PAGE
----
I would like to start from a text of the Acts of the Apostles which we know well: the conversion of Saul, who will then be called Paul, one of the greatest evangelists (cf. Acts 9:4-5). Saul was a persecutor of Christians, but while he is on the road leading to the city of Damascus, suddenly a light envelops him, he falls to the ground and hears a voice saying ‘Saul, Saul, why do you persecute me?’. He asks: ‘Who are you, Lord?’, And the voice answers: ‘I am Jesus whom you are persecuting’ (v. 3-5). This experience of St. Paul tells us how deep the union between we Christians and Christ Himself. When Jesus ascended into heaven he did not leave us orphans, but with the gift of the Holy Spirit, our union with Him has become even more intense. The Second Vatican Council says that Jesus ‘communicating His Spirit, Christ made His brothers, called together from all nations, mystically the components of His own Body’ (Dogmatic Constitution. Lumen Gentium, 7).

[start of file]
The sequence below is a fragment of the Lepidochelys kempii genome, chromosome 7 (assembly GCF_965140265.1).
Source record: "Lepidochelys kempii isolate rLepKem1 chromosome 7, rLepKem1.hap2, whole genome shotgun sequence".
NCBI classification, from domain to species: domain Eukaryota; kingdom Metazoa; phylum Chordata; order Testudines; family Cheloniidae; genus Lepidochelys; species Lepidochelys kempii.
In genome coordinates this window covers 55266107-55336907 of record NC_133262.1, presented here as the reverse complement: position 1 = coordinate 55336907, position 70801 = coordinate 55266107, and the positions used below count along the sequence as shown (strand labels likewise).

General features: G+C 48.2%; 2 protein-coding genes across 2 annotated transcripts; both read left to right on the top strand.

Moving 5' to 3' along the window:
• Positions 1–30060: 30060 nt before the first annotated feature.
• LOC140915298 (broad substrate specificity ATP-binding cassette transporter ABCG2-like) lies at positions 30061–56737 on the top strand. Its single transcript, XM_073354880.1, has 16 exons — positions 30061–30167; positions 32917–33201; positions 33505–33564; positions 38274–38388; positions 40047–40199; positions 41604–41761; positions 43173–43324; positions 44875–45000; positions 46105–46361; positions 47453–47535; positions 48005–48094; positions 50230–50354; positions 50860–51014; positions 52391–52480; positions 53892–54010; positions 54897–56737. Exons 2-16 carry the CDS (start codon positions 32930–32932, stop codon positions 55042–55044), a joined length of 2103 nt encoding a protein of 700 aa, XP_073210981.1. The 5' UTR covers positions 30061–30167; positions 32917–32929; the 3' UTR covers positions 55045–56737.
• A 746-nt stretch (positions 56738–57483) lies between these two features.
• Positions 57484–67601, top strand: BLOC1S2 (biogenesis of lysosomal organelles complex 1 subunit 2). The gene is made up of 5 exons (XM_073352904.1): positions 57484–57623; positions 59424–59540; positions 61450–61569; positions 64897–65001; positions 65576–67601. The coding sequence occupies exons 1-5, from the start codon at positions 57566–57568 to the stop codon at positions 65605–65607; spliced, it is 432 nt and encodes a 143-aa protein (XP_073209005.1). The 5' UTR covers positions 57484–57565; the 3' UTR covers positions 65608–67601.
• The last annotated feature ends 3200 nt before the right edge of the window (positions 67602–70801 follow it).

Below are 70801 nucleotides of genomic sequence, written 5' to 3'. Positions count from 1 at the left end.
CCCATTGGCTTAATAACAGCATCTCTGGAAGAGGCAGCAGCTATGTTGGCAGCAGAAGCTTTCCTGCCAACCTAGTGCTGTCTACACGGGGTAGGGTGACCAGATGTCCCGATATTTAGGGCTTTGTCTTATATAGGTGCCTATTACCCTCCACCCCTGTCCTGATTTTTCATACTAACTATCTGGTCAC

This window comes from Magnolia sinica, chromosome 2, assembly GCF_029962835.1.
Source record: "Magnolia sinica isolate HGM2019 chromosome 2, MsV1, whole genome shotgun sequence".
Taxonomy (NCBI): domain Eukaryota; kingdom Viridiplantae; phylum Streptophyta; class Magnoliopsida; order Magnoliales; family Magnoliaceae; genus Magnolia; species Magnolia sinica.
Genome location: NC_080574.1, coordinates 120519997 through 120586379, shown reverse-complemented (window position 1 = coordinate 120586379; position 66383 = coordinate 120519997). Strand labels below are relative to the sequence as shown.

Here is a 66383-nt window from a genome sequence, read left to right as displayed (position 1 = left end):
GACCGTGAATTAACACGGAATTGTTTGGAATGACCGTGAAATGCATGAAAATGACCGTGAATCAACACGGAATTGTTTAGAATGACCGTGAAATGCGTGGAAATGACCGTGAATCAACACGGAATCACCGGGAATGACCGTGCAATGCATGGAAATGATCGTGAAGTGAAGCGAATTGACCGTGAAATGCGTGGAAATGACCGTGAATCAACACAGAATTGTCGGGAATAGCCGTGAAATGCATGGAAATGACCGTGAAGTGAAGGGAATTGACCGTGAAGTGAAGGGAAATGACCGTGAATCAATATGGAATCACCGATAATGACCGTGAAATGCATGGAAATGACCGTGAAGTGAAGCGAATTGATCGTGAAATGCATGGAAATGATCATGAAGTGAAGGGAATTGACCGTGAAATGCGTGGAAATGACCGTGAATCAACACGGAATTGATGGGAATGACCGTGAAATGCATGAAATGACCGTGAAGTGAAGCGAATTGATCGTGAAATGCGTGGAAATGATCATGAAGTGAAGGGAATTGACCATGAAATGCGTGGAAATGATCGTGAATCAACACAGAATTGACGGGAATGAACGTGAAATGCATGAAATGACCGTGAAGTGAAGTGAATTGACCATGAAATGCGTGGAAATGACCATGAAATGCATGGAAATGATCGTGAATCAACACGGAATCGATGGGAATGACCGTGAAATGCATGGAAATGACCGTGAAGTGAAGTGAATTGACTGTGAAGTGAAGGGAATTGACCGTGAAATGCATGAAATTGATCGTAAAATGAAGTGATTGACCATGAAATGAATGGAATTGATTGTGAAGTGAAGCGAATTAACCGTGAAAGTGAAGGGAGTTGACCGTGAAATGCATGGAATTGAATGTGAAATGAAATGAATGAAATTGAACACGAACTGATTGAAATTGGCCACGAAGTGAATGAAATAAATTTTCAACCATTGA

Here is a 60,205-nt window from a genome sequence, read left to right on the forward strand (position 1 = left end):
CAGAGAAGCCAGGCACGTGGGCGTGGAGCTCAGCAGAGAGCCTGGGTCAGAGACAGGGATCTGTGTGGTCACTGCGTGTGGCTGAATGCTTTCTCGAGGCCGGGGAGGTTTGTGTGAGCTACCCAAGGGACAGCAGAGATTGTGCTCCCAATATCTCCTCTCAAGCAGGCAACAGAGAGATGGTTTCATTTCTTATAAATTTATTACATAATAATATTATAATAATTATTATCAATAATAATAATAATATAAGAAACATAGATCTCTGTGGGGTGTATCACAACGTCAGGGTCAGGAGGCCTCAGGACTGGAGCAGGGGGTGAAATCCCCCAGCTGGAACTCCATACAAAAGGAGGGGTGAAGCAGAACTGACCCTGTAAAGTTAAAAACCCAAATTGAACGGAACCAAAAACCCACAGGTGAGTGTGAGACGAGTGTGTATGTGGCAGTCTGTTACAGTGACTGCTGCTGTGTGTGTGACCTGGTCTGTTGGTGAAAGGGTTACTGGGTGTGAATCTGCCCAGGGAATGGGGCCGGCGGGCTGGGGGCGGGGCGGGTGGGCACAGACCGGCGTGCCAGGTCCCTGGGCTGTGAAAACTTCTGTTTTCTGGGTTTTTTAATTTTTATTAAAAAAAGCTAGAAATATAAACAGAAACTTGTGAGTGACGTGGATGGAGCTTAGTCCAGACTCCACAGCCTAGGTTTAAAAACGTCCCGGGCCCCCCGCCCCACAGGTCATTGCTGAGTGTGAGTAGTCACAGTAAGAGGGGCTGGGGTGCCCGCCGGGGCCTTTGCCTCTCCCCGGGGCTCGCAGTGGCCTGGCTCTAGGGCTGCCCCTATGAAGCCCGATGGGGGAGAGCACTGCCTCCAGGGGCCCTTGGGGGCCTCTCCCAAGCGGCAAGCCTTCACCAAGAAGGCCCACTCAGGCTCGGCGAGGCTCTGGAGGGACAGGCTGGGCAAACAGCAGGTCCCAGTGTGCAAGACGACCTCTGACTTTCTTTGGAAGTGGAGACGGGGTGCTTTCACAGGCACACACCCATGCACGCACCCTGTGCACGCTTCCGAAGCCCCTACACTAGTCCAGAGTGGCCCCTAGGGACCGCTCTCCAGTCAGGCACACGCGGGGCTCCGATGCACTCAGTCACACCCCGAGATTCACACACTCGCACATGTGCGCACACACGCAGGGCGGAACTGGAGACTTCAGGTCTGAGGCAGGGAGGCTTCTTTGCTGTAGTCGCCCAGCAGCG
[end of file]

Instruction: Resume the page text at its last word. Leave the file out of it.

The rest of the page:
The image of the body helps us to understand this deep Church-Christ bond, which St. Paul has developed especially in the First Letter to the Corinthians (cf. chap. 12). First, the body brings our attention to a living reality. The Church is not an charitable, cultural, or political association, but a living body, that walks and acts in history. And this body has a head, Jesus, who guides, feeds and supports it. This is a point I want to emphasize: if the head is separated from the rest of the body, the whole person cannot survive. So it is in the Church, we must remain bound ever more deeply to Jesus. But not only that: just as the body needs the lifeblood to keep it alive, so we must allow Jesus to work in us, that His Word guide us, that His presence in the Eucharist nourish us, animate us, that His love gives strength to our love of neighbor. And this always! Dear brothers and sisters, let us remain united to Jesus, let us trust in Him, direct our life according to His Gospel, nourish ourselves with daily prayer, listening to the Word of God, participation in the Sacraments.